Is That So?
Le Guin's insistence that literature is "the extant body of written art" is actually only a step in the right direction: the correct word is not "art" but "stuff." The sentence, "My doctor gave me some literature to look over," is a perfectly valid sentence, and the particular literature in such a usage is clearly not written art, just stuff -- leaflets on whatever. Literature can be functional as well as fictional: pamphlets are literature; instructions are literature; and so on. The first literature was not Gilgamesh but all the cuneiform tablets predating it, whether king lists or shopping lists. If we talk of "the academic literature" on early cuneiform, we're not talking of art (literature) of limited theoretical relevance (academic.) However you rate its quality, this essay into the definition of literature is literature.
Is that so? asks Arthur Krystal.
If Le Guin's narrowed definition has at least utility, a handy shorthand for that domain of art taking the written word as its medium, there's no such excuse for constricting the application of "literature" to only the "best" of this domain. We're dealing with a whole world and a half dozen millennia's worth of artworks in innumerable idioms, the aims and impacts of those idioms in constant dispute via the works themselves. Intersubjectivity fractured across eons and cultures, we must ask: whose best? If we're going to discard the bulk of literature as subliterary, mere creative writing, are we to retain the exemplars of every idiom or discard whole idioms as essentially trivial -- discard the limerick as doggerel, say? Discard the fairy tale as naive folk art? Discard the myth as mere superstition? Shall we retain the Biblical and Classical though, as the root of this great tradition of literature? Surely The Iliad is literature, after all. We must ask: who gets to choose?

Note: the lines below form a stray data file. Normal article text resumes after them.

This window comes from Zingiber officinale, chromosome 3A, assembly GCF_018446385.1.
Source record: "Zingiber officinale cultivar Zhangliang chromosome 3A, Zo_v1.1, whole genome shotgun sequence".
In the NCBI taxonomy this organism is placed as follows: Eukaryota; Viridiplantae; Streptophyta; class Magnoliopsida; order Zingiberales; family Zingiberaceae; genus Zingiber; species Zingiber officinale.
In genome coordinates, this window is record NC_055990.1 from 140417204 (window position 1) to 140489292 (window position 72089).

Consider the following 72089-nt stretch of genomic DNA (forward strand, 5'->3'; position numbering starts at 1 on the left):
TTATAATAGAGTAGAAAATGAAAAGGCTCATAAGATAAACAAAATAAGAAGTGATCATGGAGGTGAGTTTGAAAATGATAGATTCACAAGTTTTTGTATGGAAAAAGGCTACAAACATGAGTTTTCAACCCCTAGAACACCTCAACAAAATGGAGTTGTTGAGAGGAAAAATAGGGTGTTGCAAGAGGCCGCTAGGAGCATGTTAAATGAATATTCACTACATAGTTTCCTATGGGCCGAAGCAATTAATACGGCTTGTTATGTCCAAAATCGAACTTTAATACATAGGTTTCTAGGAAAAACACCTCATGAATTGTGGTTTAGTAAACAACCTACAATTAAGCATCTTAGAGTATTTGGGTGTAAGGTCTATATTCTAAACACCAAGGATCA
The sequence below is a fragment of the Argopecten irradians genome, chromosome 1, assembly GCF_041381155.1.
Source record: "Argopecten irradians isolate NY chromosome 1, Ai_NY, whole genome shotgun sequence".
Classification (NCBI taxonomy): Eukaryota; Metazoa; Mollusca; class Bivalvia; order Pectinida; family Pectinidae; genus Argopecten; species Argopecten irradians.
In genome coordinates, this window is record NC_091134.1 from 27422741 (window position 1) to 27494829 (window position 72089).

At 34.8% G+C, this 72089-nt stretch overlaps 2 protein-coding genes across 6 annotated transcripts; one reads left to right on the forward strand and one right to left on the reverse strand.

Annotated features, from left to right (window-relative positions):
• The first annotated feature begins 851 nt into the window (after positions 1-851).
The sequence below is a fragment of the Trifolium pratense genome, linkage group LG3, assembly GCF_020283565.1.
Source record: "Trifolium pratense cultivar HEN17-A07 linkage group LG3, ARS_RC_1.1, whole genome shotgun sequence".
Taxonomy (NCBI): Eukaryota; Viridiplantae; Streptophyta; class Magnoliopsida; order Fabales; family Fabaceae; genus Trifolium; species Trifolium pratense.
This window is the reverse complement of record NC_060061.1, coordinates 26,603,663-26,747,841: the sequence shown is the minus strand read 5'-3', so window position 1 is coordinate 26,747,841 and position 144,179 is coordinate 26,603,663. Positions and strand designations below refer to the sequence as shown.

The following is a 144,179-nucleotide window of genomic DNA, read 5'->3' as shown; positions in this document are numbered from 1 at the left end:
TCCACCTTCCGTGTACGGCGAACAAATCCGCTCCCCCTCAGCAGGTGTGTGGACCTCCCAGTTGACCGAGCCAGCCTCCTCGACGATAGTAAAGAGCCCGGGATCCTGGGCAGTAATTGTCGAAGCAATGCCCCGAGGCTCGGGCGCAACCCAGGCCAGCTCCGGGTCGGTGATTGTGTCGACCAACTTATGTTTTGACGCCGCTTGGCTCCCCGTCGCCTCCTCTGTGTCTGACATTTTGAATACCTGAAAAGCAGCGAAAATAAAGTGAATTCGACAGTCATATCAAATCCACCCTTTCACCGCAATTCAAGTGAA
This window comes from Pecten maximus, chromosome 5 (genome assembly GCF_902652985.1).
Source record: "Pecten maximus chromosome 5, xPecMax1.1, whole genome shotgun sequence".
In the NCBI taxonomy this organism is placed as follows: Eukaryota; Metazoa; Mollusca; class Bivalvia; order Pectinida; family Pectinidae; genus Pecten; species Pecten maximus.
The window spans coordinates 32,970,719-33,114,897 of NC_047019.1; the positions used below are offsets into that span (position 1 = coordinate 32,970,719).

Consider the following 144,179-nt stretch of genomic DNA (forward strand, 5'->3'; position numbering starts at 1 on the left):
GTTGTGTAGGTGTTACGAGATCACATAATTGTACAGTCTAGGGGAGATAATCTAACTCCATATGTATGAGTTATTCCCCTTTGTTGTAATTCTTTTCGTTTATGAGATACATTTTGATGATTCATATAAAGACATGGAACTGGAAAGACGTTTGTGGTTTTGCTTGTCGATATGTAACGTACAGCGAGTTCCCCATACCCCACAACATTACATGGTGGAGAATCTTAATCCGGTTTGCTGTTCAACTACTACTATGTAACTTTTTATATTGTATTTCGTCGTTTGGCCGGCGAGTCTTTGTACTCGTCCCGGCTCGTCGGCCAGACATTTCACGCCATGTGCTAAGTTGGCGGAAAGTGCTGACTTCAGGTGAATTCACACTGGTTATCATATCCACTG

Is that so? asks Arthur Krystal, implicitly asserting that right. That ability.
To imagine one can collapse all literature's babble of arguing ambitions to a universal gold standard which artworks either meet or don't only establishes that you're entirely unqualified to speak on the subject. By all means, play curator to the canon of works with lasting esteem and influence, but if partition by prestige is essentialised in your terms of discourse, don't dream for a second that your opinion has an iota of relevance. Sorry. The 1880s sent a telegram and asked for their conceit of objective aesthetic merit back.
While you're returning it, you might also return the dismissal of literature originating in the oral traditions of the peasant and the so-called primitive, the dismissal of Gothic Romance and sensation novels, the dismissal of dime novels and penny dreadfuls. You will likely find you have to, since these abjections are integral to the artifice of literature as you're casting it, key building blocks in its construction. You might want to consider that the next time you apply the term "literature" selectively -- consider the artists and audiences of the literature(s) that your partition by prestige is erasing, consider their race, gender, class. You might consider that a writer such as Le Guin, of patently deeper thought than yourself, may well have the legitimacy of pulp genres published as category fiction as a negligible concern when they insist that literature is all literature, not merely some subset held prestigious by you and your ilk.
Is that so? asks Krystal
Yes. Yes, that is so.